The Nebula Beginning. The Nebula Beginning. The Nebula Beginning. M17. The Nebula Beginning. M1 – The Orion Nebula. The Nebula Beginning. The Nebula Beginning. STELLAR "EGGS" EMERGE FROM MOLECULAR CLOUD (Star-Birth Clouds in M16)
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M1 – The Orion Nebula
STELLAR "EGGS" EMERGE FROM MOLECULAR CLOUD (Star-Birth Clouds in M16)
This eerie, dark structure, resembling an imaginary sea serpent's head, is a column of cool molecular hydrogen gas (two atoms of hydrogen in each molecule) and dust that is an incubator for new stars. The stars are embedded inside finger-like protrusions extending from the top of the nebula. Each "fingertip" is somewhat larger than our own solar system.
The pillar is slowly eroding away by the ultraviolet light from nearby hot stars, a process called "photoevaporation". As it does, small globules of especially dense gas buried within the cloud is uncovered. These globules have been dubbed "EGGs" -- an acronym for "Evaporating Gaseous Globules". The shadows of the EGGs protect gas behind them, resulting in the finger-like structures at the top of the cloud.
Forming inside at least some of the EGGs are embryonic stars -- stars that abruptly stop growing when the EGGs are uncovered and they are separated from the larger reservoir of gas from which they were drawing mass. Eventually the stars emerge, as the EGGs themselves succumb to photoevaporation.
The stellar EGGS are found, appropriately enough, in the "Eagle Nebula" (also called M16 -- the 16th object in Charles Messier's 18th century catalog of "fuzzy" permanent objects in the sky), a nearby star-forming region 7,000 light-years away in the constellation Serpens.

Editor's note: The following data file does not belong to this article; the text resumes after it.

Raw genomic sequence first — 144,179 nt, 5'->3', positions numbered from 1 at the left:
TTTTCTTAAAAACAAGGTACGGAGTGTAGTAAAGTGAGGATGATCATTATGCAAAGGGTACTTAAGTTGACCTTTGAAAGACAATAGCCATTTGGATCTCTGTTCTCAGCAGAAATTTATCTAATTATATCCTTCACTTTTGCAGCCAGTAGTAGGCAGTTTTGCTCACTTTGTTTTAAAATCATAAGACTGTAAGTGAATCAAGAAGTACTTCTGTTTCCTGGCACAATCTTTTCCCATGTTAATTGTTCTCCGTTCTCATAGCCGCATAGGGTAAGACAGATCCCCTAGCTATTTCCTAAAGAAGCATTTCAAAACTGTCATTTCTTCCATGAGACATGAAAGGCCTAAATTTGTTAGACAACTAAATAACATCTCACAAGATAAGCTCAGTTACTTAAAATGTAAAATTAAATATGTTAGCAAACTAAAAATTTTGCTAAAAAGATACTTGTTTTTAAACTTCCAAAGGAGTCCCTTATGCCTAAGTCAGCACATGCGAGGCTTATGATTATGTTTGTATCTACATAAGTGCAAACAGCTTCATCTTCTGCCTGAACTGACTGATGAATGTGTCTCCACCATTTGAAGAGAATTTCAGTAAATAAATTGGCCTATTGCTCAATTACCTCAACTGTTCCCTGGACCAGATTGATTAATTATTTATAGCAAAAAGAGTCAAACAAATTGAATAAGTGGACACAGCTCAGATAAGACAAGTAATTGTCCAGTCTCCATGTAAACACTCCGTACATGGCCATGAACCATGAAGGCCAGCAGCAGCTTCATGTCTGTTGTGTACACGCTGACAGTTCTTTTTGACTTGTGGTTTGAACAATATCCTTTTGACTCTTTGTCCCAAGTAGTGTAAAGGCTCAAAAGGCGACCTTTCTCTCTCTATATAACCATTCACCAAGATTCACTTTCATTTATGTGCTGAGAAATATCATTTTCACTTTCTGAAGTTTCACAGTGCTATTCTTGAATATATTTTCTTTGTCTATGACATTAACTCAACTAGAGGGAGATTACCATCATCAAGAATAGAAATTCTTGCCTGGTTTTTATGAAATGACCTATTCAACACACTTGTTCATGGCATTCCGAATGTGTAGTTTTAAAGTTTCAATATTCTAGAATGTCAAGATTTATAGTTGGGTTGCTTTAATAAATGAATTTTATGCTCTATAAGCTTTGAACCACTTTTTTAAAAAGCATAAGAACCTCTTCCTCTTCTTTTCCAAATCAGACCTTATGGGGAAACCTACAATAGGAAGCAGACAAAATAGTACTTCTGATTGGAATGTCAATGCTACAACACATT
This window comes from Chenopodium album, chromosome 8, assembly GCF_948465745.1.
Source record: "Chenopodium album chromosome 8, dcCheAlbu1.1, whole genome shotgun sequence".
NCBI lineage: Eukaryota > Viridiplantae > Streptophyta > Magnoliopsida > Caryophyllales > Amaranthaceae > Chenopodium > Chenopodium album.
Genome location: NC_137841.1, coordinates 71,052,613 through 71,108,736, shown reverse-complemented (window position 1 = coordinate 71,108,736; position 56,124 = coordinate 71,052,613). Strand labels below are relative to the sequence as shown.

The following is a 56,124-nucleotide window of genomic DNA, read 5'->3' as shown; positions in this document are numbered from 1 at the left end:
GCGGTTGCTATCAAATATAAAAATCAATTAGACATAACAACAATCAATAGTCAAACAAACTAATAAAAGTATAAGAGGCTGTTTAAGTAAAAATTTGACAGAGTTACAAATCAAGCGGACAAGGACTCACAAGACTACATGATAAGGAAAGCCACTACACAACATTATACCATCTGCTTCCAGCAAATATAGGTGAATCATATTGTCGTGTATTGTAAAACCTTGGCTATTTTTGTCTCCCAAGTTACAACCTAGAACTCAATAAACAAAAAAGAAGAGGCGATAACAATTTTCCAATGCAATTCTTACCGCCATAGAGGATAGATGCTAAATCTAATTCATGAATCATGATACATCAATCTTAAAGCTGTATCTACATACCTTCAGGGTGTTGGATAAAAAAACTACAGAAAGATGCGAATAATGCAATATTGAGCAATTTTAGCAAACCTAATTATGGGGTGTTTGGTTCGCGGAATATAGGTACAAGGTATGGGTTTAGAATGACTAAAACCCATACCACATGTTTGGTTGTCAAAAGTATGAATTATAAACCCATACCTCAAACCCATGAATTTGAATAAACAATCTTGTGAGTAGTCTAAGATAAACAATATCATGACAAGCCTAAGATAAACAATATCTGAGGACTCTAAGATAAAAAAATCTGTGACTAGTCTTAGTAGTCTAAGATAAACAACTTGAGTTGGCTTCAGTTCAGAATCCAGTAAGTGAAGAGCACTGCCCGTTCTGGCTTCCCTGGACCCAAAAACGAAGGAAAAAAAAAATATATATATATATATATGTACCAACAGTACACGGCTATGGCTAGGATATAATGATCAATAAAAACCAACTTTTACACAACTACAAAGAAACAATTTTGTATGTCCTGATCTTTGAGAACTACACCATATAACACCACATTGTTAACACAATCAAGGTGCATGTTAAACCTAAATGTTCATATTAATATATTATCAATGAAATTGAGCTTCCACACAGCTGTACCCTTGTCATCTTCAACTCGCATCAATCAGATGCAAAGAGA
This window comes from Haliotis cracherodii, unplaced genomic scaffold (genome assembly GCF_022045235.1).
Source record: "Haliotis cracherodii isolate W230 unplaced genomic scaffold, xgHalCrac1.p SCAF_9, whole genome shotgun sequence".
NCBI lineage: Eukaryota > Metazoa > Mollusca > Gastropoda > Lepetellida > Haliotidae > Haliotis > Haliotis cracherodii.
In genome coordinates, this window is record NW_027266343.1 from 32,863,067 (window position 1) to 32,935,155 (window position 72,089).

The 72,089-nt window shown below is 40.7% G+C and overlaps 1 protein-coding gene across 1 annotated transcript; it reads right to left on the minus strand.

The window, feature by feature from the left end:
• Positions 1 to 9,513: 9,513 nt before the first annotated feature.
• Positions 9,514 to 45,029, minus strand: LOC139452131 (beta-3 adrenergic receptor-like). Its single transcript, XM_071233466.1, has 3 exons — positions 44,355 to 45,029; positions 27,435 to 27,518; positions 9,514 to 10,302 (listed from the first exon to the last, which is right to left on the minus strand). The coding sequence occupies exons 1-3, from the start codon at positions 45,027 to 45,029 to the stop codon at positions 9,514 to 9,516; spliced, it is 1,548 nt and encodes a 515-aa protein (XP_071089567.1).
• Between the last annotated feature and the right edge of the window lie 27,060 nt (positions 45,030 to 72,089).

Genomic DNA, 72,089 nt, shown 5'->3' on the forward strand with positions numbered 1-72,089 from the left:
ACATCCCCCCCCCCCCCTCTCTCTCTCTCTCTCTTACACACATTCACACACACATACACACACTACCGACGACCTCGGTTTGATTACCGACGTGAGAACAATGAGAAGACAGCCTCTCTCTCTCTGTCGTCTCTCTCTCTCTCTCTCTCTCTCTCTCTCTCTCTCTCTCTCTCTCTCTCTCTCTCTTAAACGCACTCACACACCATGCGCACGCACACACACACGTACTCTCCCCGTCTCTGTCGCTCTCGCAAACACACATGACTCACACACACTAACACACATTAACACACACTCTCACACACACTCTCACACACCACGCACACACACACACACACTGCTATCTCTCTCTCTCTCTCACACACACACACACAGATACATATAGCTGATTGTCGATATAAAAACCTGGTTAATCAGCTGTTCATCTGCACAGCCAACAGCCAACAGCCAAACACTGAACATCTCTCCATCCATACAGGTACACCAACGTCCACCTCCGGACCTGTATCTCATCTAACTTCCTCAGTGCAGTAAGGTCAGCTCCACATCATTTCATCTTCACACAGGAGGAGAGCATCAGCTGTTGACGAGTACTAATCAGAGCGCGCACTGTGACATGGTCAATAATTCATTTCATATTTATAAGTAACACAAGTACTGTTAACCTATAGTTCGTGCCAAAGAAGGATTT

The picture was taken on April 1, 1995 with the Hubble Space Telescope Wide Field and Planetary Camera 2. The color image is constructed from three separate images taken in the light of emission from different types of atoms. Red shows emission from singly-ionized sulfur atoms. Green shows emission from hydrogen. Blue shows light emitted by doubly- ionized oxygen atoms.
Credit: Jeff Hester and Paul Scowen (Arizona State University), and NASA
GIANT STARBIRTH REGION IN NEIGHBORING GALAXY
This is a Hubble Space Telescope image (right) of a vast nebula called NGC 604, which lies in the neighboring spiral galaxy M33, located 2.7 million light-years away in the constellation Triangulum.
This is a site where new stars are being born in a spiral arm of the galaxy. Though such nebulae are common in galaxies, this one is particularly large, nearly 1,500 light-years across. The nebula is so vast it is easily seen in ground-based telescopic images (left).
At the heart of NGC 604 are over 200 hot stars, much more massive than our Sun (15 to 60 solar masses). They heat the gaseous walls of the nebula making the gas flouresce. Their light also highlights the nebula's three-dimensional shape, like a lantern in a cavern. By studying the physical structure of a giant nebula, astronomers may determine how clusters of massive stars affect the evolution of the interstellar medium of the galaxy. The nebula also yields clues to its star formation history and will improve understanding of the starburst process when a galaxy undergoes a "firestorm" of star formation.
The image was taken on January 17, 1995 with Hubble's Wide Field and Planetary Camera 2. Separate exposures were taken in different colors of light to study the physical properties of the hot gas (17,000 degrees Fahrenheit, 10,000 degrees Kelvin).
Credit: Hui Yang (University of Illinois), Jeff J. Hester (University of Arizona) and NASA.